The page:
Seasonal declines in activity of Black Sea Bass also were observed among 14 Black Sea Bass held in captivity from July through December of 2002 in a 121,000-L research aquarium. In these captive fish, aggressive behaviors were highest soon after dominant males established territories in summer, and these behaviors declined over time. (8) Our field-based observations of lower mean activity indices in the fall are consistent with a decline in aggressive pursuits and establishment of stable territories. Although laboratory and field experiments yielded analogous results, the spatial scales of these studies were vastly different. Additional studies at the scale investigated at the HARS but with the ability to identify specific movement behaviors (e.g., foraging, evasion, searching) are necessary to determine the nature of seasonal changes in activity levels of Black Sea Bass.
Among Black Sea Bass in the mid-Atlantic, the probability of undertaking seasonal movements on the order of 400 m varied among groups of fish and depended on sex and other factors. For example, on the basis of the binomial movement index, we observed that mature males that remained at the study site after October were more likely to move than were fish of unknown sex that were present at that time. During that time, that group of males may have been more vulnerable to capture by passive fishing gear. Similarly, differences in seasonal movements unrelated to fish size were observed among release groups of male fish (Fig. 5A). On the basis of our observations, we postulate that Black Sea Bass arrive and establish residence at mid-Atlantic reefs throughout the summer; furthermore, groups of fish within these resident populations exhibit diverse seasonal movement patterns. Variations in movement patterns within a population are not likely to be the result of random movements among individuals; instead, such variations have been postulated to represent behavioral differences that may contribute to niche specializations (Hammerschlag-Peyer and Layman, 2010). Further research is necessary to elucidate factors that contribute to the formation and maintenance of behavioral groups in Black Sea Bass, including factors associated with the complex social behaviors exhibited by this species.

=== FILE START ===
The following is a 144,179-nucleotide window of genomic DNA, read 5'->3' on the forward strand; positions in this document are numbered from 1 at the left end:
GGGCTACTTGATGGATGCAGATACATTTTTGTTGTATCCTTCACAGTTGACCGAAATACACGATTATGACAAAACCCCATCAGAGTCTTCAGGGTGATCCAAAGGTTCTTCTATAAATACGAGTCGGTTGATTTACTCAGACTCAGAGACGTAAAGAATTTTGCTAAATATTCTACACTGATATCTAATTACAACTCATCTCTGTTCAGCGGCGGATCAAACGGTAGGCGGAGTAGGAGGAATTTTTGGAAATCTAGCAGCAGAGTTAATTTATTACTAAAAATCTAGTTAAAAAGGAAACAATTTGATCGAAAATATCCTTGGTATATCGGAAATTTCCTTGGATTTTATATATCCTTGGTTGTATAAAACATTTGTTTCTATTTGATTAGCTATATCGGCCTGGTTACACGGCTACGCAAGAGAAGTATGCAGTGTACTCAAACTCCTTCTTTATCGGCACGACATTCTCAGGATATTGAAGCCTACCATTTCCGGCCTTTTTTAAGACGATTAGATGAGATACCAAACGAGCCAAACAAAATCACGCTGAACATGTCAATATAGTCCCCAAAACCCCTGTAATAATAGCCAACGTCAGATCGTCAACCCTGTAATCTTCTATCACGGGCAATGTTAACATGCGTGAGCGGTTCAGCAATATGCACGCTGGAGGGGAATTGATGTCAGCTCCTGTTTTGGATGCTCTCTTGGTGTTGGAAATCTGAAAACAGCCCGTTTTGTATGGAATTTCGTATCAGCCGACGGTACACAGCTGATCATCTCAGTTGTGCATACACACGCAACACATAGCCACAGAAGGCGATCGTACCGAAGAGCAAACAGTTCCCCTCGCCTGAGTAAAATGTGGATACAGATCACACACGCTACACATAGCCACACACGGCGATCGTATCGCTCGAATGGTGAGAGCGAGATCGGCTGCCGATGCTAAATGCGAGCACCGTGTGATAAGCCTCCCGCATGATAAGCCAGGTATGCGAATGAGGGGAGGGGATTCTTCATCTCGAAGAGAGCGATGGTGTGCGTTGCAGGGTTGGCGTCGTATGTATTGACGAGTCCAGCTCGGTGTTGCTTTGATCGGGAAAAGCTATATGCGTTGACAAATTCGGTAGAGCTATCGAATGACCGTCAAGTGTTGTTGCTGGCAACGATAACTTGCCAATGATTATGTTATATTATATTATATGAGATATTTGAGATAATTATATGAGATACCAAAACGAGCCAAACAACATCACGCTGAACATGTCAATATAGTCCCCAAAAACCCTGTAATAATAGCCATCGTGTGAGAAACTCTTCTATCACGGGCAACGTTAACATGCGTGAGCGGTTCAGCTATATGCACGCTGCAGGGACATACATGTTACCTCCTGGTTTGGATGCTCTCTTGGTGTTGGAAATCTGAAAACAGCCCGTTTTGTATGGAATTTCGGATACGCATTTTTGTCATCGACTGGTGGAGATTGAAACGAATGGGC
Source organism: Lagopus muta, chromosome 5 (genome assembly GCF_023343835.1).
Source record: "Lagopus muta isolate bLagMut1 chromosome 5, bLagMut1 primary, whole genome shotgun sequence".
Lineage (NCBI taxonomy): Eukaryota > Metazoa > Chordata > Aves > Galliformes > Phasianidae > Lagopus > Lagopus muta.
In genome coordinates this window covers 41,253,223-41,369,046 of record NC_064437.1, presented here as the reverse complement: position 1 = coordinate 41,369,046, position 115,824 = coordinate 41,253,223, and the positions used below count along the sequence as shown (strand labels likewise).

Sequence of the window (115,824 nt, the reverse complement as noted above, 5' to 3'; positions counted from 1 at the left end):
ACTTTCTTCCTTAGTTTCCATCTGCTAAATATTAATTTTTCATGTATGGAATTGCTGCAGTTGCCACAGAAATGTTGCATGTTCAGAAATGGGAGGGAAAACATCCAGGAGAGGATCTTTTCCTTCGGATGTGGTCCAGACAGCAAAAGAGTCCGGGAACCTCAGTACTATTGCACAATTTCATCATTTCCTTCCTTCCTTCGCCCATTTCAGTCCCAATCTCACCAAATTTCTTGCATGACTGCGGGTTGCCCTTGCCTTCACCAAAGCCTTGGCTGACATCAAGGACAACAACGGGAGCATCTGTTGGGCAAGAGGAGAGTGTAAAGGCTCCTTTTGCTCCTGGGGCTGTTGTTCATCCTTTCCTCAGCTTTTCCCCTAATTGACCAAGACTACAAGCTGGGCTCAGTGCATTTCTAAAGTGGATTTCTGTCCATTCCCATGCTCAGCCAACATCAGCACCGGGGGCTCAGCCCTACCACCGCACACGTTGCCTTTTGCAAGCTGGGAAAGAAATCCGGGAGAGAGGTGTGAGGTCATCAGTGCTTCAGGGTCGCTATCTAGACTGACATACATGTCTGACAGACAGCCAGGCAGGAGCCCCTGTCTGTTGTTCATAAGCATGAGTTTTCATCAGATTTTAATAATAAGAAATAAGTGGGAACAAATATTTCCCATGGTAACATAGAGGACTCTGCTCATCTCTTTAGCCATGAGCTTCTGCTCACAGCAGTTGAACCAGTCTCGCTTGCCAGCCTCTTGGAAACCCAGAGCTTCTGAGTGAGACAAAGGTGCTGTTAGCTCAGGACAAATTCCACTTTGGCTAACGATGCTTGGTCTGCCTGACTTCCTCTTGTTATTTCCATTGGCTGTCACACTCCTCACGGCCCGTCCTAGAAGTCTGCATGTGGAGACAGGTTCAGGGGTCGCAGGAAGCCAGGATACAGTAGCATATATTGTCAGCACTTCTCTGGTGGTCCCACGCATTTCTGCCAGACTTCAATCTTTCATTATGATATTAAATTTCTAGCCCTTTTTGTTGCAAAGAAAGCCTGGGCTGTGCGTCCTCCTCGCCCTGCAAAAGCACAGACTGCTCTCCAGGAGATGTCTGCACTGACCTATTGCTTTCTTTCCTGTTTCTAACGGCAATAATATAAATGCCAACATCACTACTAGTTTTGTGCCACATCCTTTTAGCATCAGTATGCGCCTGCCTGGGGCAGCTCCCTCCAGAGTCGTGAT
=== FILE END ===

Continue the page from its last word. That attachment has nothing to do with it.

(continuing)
Diel activity of Black Sea Bass